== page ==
JOSHUA GOODMAN, Associated Press Writer
BOGOTA, Colombia (AP) — Venezuela’s socialist government is sounding the alarm about growing waistlines in a country where record food shortages are making it harder to put healthy meals on the table, prompting many people to fill up on empty calories.
Authorities launched a public relations campaign Tuesday to halt a steady rise in obesity that threatens to lead to a costly, public health crisis if left unchecked.
Under the slogan “Get informed, eat healthy” President Nicolas Maduro’s government hopes over the next five years to cut in half the nearly 40 percent rate of obesity among Venezuelans, a condition putting them at greater risk of heart disease and diabetes.
According to the World Health Organization, 67.5 percent of Venezuelans over age 20 are overweight, more than in any country in South America and nearly equal to the 69 percent rate in the United States.
The battle against the bulge comes as most Venezuelans complain they can’t find enough to eat.
Rigid price controls and a shortage of U.S. dollars make it difficult for even the country’s largest food company, Empresas Polar SA, to import needed supplies and turn a profit. As a result, everything from corn flour to milk is in short supply in the oil-rich nation. When staples do suddenly appear in supermarkets, hours-long lines generally follow.
To combat the shortages, the government last week unveiled plans to install fingerprint scanners at grocery stores nationwide. Opponents blasted the plan as a form of Cuban-styled rationing, though the government says the extra controls are needed to stop hoarding and smuggling.
“The fingerprint scan is going to restore freedom because it will help us find and capture the smugglers,” Maduro said in a speech Tuesday in which he held out his family’s grocery list when he was a child — two cartons of milk, three packages of corn flour — as an example of rational consumption for Venezuelan households to follow.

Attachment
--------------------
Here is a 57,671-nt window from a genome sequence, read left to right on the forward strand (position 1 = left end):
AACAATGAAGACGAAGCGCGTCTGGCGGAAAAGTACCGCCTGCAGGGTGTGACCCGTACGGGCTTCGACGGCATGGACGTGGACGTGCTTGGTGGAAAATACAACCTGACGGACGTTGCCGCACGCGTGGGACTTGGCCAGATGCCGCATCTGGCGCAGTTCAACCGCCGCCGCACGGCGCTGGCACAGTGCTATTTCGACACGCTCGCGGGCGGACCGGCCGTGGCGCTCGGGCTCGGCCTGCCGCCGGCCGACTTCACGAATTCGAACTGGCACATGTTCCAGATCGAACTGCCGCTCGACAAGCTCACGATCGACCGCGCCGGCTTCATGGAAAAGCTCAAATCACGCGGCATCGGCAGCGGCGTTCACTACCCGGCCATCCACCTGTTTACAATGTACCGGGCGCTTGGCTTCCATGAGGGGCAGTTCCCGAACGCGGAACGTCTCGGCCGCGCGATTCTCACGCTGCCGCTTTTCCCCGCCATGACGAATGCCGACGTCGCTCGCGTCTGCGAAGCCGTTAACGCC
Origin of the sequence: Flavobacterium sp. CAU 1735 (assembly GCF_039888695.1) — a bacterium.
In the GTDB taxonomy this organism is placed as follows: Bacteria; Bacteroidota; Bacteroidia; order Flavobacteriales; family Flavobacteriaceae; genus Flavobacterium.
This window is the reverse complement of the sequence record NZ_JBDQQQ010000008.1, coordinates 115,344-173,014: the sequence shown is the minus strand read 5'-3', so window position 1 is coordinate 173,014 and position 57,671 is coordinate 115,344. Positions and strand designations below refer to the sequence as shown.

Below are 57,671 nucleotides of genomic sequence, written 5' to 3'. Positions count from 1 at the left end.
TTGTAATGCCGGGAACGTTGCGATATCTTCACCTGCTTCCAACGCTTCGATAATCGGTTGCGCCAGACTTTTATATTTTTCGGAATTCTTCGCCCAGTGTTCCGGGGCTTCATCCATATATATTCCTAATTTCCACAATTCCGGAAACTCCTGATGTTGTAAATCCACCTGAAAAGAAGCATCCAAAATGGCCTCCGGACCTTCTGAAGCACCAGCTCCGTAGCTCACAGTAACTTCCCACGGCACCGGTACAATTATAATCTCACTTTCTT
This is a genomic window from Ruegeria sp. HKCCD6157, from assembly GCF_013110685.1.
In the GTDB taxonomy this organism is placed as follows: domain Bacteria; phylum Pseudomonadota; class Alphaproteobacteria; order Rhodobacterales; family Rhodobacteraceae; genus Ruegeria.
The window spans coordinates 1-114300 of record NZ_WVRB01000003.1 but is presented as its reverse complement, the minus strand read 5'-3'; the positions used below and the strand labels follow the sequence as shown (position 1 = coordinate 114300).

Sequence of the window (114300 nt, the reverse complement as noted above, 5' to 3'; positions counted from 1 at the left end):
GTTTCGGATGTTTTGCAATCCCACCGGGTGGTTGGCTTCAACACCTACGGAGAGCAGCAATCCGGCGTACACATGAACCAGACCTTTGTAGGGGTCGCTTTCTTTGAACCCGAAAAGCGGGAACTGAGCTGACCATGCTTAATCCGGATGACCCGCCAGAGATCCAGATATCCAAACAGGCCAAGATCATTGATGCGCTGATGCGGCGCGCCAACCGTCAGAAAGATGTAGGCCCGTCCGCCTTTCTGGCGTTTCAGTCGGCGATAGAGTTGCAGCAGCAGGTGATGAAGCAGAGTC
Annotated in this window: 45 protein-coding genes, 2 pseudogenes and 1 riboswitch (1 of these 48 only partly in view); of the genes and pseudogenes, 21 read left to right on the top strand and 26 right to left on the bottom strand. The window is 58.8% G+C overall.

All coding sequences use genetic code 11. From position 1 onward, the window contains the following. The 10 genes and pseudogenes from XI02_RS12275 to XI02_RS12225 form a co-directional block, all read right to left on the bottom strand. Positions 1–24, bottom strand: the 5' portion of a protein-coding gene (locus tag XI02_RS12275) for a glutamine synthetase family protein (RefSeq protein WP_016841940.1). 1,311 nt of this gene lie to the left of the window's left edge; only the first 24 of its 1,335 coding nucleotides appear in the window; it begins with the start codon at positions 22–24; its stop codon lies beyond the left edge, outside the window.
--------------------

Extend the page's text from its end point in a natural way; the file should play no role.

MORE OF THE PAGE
To safeguard domestic food supplies, the government Tuesday also announced it was banning the export of 21 food items, including sugar, tuna and rice.
Far from limiting calorie intake, scarcity is one of the main culprits behind the country’s growing girth, nutritionists say.
With balanced meals harder to come by and 60 percent inflation burning a hole through Venezuelans’ pockets, many eat an excess of fried foods and goods made with flour to fill up. It’s not just traditional temptations like pork rinds or corn-patty arepas stuffed with greasy cheese; despite the government’s frequent criticism of the United States “empire,” McDonald’s fast food is as popular as ever.
“People are eating but they’re not getting nourished,” says Nixa Martinez, president of the National Association of Nutritionists and Dietitians. “You eat what you can find and what you find isn’t healthy.”
The government argues that nation’s nutrition has improved over the past 15 years as poverty has fallen and price controls have allowed more Venezuelans to afford three meals a day. Last year, the United Nations’ Food and Agriculture Organization heaped praise on Venezuela for reducing by half the number of people suffering from hunger and malnutrition.
But most of the data on Venezuelans’ waistline is based on a National Institute of Nutrition study from 2008, Martinez said.
“Since then, Venezuelans’ eating habits have changed dramatically,” she said.
If the current health kick is to succeed, it might want to start at the top.
Maduro frequently urges Venezuelans to get plenty of exercise, pointing out that a love of fast food is one of the few things government supporters and opponents have in common in this deeply polarized nation. But he’s not known to practice what he preaches.
His mentor and predecessor, the late Hugo Chavez, used to publicly poke fun at the former bus driver’s thick torso, saying it was the result of too many submarine sandwiches.
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